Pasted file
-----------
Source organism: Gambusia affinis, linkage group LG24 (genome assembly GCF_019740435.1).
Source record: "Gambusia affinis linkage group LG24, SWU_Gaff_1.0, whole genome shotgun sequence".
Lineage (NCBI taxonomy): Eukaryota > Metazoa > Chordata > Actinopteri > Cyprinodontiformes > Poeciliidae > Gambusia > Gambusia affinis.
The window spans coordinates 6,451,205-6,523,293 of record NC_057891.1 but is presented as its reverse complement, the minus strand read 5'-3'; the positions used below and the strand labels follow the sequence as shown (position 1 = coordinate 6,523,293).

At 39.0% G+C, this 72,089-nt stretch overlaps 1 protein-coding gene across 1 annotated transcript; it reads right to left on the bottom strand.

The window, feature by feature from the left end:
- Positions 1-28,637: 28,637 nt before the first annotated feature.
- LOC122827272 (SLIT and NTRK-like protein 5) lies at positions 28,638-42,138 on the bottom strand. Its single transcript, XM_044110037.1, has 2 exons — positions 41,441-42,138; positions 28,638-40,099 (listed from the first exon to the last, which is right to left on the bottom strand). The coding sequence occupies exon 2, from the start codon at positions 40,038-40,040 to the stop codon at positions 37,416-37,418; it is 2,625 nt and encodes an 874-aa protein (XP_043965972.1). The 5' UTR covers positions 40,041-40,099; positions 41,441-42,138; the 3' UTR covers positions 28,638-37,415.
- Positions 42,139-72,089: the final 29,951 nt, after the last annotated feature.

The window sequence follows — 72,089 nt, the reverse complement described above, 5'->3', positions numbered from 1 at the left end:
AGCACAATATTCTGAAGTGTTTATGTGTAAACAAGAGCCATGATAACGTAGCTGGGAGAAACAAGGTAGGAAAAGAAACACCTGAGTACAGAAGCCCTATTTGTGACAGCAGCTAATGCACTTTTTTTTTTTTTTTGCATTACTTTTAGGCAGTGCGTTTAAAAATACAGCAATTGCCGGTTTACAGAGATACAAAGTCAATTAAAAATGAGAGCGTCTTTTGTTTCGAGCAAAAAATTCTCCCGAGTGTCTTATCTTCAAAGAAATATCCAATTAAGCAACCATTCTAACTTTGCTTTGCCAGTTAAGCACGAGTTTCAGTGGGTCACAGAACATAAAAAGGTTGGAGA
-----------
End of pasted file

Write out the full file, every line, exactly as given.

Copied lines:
Source organism: Gambusia affinis, linkage group LG24 (genome assembly GCF_019740435.1).
Source record: "Gambusia affinis linkage group LG24, SWU_Gaff_1.0, whole genome shotgun sequence".
Lineage (NCBI taxonomy): Eukaryota > Metazoa > Chordata > Actinopteri > Cyprinodontiformes > Poeciliidae > Gambusia > Gambusia affinis.
The window spans coordinates 6,451,205-6,523,293 of record NC_057891.1 but is presented as its reverse complement, the minus strand read 5'-3'; the positions used below and the strand labels follow the sequence as shown (position 1 = coordinate 6,523,293).

At 39.0% G+C, this 72,089-nt stretch overlaps 1 protein-coding gene across 1 annotated transcript; it reads right to left on the bottom strand.

The window, feature by feature from the left end:
- Positions 1-28,637: 28,637 nt before the first annotated feature.
- LOC122827272 (SLIT and NTRK-like protein 5) lies at positions 28,638-42,138 on the bottom strand. Its single transcript, XM_044110037.1, has 2 exons — positions 41,441-42,138; positions 28,638-40,099 (listed from the first exon to the last, which is right to left on the bottom strand). The coding sequence occupies exon 2, from the start codon at positions 40,038-40,040 to the stop codon at positions 37,416-37,418; it is 2,625 nt and encodes an 874-aa protein (XP_043965972.1). The 5' UTR covers positions 40,041-40,099; positions 41,441-42,138; the 3' UTR covers positions 28,638-37,415.
- Positions 42,139-72,089: the final 29,951 nt, after the last annotated feature.

The window sequence follows — 72,089 nt, the reverse complement described above, 5'->3', positions numbered from 1 at the left end:
AGCACAATATTCTGAAGTGTTTATGTGTAAACAAGAGCCATGATAACGTAGCTGGGAGAAACAAGGTAGGAAAAGAAACACCTGAGTACAGAAGCCCTATTTGTGACAGCAGCTAATGCACTTTTTTTTTTTTTTTGCATTACTTTTAGGCAGTGCGTTTAAAAATACAGCAATTGCCGGTTTACAGAGATACAAAGTCAATTAAAAATGAGAGCGTCTTTTGTTTCGAGCAAAAAATTCTCCCGAGTGTCTTATCTTCAAAGAAATATCCAATTAAGCAACCATTCTAACTTTGCTTTGCCAGTTAAGCACGAGTTTCAGTGGGTCACAGAACATAAAAAGGTTGGAGA